Album Review: Double Tiger “Sharp & Ready”

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Jay Spaker may best be known for his work in John Brown’s Body, but he’s been on the scene for over two decades: guitarist, singer, singjay, DJ, frontman, and sideman. Over the years, Jay’s taken on reggae in all its forms, and now, under the moniker Double Tiger, he releases Sharp & Ready (2017) on Easy Star Records. The album was recorded in Brooklyn, where Jay lives and soaks in numerous influences. He plays most of the instruments and had his hands in nearly every element of the album’s inception, development, and production. His style is fast, upbeat, powerful, and in your face- even in the most danceable and rootsiest of songs. Overall, Sharp & Ready is a homerun. Double Tiger just knows his stuff too well to flop.

The opening track and first single is actually one of the album’s least impressive; however, “Rocking Time” introduces Double Tiger’s flow, complete with backing vocals from JBB’s Elliot Martin, (we already know the two work wonders together). “When you’re hot like a pepper/ and you’re bad like a stepper,” he offers in the second verse. Behind him, extra-tight percussion, extra-fat bass, and extra-heady keys pull this song in like a deep inhale. This attunement to structure persists throughout the 12 tracks.

Double Tiger takes on several love/lover’s rock songs. Now, Jay has always been able to develop infectious melodies, even when his creativity stumbles. On “Crème de la Crème” he’ll steal the airwaves with cool, dogged flow with instrumentation that sounds like Black Uhuru in their epoch. Still, the song offers little new in the way of messaging: “Let me know now/ will I ever see your lovely face again/ Will I feel your embrace again?” but it hardly matters; the song is constructed too well to really care.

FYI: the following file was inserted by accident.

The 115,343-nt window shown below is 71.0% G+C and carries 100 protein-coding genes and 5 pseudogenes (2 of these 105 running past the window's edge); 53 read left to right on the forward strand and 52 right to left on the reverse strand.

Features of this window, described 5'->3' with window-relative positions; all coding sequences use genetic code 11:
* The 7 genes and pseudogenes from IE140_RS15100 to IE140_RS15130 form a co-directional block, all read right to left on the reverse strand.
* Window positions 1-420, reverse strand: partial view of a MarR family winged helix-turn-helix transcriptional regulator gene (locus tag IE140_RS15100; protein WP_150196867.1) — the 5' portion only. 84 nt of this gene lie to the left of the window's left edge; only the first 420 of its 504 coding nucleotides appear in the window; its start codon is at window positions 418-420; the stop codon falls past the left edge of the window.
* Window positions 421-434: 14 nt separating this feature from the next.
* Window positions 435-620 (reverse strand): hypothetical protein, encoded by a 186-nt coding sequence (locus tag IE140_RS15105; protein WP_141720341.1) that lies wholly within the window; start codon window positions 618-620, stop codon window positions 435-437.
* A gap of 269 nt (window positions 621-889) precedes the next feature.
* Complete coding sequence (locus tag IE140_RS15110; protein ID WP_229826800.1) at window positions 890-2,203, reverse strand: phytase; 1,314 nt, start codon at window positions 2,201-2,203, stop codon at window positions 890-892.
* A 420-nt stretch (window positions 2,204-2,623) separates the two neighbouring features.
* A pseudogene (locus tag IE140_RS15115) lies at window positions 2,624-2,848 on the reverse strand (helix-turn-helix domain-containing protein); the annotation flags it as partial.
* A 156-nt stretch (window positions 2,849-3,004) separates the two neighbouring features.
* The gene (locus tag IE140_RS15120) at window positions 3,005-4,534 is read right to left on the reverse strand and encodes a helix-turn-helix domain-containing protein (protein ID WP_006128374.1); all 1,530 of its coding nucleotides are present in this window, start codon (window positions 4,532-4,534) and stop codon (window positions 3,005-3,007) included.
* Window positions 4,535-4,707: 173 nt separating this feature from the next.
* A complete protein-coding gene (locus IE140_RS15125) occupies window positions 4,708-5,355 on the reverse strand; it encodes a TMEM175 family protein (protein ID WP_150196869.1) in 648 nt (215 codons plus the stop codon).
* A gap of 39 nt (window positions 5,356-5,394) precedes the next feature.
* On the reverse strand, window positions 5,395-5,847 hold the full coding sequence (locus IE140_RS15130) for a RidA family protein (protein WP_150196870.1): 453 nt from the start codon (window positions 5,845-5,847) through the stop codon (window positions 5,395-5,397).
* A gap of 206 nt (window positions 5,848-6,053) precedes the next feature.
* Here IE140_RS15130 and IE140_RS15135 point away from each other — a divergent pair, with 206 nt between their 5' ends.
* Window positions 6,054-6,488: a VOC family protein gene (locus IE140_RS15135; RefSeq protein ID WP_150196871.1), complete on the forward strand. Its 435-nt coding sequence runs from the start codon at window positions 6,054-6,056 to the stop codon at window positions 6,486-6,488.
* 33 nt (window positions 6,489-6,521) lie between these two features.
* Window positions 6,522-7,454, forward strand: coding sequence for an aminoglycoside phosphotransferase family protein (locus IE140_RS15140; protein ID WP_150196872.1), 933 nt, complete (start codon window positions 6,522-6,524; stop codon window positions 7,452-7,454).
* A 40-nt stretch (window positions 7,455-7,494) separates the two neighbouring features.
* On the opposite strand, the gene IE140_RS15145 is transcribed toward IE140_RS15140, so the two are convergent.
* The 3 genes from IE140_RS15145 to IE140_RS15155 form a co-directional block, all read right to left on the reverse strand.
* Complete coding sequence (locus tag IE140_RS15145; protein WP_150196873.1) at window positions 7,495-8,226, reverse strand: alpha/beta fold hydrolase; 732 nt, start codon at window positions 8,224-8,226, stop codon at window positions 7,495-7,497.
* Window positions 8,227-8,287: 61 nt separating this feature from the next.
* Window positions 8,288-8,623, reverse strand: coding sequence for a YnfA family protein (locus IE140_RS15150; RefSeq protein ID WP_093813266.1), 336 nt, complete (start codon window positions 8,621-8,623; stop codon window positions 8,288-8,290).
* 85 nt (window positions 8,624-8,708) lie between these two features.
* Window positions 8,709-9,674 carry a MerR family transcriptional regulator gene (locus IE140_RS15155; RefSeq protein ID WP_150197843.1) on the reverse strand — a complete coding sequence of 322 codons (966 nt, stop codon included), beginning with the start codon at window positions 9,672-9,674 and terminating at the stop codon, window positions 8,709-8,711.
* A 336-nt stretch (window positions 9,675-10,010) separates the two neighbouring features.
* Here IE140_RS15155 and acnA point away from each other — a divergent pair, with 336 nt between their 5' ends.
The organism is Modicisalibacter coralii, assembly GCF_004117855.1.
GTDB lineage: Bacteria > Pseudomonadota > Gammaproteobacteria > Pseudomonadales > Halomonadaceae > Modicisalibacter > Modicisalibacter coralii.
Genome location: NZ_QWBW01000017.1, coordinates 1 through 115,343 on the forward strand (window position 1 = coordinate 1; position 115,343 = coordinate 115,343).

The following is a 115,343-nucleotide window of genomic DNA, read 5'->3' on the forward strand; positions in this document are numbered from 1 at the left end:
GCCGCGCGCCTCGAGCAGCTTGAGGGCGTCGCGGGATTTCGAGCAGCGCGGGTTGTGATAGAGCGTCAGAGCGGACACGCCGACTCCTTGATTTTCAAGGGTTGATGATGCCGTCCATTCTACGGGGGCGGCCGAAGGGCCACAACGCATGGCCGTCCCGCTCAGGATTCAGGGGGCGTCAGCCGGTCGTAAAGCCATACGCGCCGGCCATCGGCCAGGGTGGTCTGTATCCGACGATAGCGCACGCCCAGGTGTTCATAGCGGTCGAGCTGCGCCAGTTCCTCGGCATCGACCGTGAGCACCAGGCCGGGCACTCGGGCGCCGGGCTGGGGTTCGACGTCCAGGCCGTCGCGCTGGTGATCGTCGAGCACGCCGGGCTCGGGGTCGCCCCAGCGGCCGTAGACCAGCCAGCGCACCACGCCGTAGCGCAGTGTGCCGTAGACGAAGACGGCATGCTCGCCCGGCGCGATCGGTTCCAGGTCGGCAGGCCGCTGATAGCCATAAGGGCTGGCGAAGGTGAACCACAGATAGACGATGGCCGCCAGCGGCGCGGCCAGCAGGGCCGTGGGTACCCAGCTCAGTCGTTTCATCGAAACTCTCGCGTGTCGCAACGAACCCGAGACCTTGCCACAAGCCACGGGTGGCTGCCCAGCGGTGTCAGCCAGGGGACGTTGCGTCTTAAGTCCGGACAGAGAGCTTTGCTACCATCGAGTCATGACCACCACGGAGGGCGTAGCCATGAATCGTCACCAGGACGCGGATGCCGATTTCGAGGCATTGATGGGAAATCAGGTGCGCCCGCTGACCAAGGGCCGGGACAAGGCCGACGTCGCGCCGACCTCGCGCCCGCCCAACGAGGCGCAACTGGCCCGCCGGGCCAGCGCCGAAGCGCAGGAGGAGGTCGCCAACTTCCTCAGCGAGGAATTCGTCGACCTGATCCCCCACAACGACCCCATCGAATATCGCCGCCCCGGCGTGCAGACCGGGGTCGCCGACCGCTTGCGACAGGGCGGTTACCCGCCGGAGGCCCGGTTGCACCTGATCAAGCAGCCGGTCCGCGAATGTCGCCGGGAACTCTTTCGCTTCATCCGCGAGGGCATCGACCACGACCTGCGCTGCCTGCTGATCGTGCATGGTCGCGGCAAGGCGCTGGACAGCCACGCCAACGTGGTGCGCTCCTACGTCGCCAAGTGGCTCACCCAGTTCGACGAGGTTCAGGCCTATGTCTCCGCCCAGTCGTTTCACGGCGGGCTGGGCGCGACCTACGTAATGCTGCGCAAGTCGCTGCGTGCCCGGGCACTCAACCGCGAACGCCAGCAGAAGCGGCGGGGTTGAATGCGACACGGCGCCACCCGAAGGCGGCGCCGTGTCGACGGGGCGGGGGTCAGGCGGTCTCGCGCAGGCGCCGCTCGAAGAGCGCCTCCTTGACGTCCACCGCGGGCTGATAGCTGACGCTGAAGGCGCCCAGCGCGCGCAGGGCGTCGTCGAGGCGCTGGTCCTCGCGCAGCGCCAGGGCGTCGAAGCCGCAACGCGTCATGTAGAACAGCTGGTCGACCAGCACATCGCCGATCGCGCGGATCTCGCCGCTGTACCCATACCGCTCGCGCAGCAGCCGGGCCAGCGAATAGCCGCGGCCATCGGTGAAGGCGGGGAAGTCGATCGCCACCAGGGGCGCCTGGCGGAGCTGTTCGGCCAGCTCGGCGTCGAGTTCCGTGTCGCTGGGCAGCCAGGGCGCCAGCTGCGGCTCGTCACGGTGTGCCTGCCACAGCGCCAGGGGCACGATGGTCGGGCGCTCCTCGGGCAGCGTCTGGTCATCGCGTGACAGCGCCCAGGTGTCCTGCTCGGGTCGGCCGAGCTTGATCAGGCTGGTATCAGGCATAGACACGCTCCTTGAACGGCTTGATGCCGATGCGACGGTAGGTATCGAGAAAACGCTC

“A Feelin’” is another love song, with a slower tempo without losing the intensity. “I love the way you smile when I kiss you,” Double Tiger offers. “A Feelin’” is the album’s least original, and even lacks the emotion Jay pulled off on JBB’s “Like a Queen”. Conversely, “Falling” is one of the album’s key tracks. It’s gushy, ripe, sexy, and funky. Tiger seems lost in a lustfully poetic place as he swoons over his lady. “Like honey to a bee/ a natural blend, yes,” he offers up; “I know our love is growing stronger every day.”
Ultimately, though, “Time Has Come” has been on replay for me. It’s fresh and robust and Tiger is at his best when he singjays through crushing verses. The topic at hand is not new to reggae: Babylon sucks and the time has come to stand up. But even during political moments, Tiger holds onto a sexiness in his song construction. You’ll grind to this song as much as you’ll raise a fist.

Double Tiger is both a product of his influences and a revolutionary of his own sounds; proof of the bi-directional relationship artists can have in a lush musical scene. Over the past two decades, the independent reggae scene has become saturated- a good thing because reggae is awesome, and also a difficult thing to navigate because there’s almost too much to choose from, so I’ll offer this: Double Tiger sounds east coast and respectful of the Jamaican roots. His knowledge of reggae music propels this album, over any desire to write a good hook. Fans of everyone from Eek-A-Mouse to Peter Tosh, from The Green to The Expanders, will like this underdog album. Check it out and vibe.

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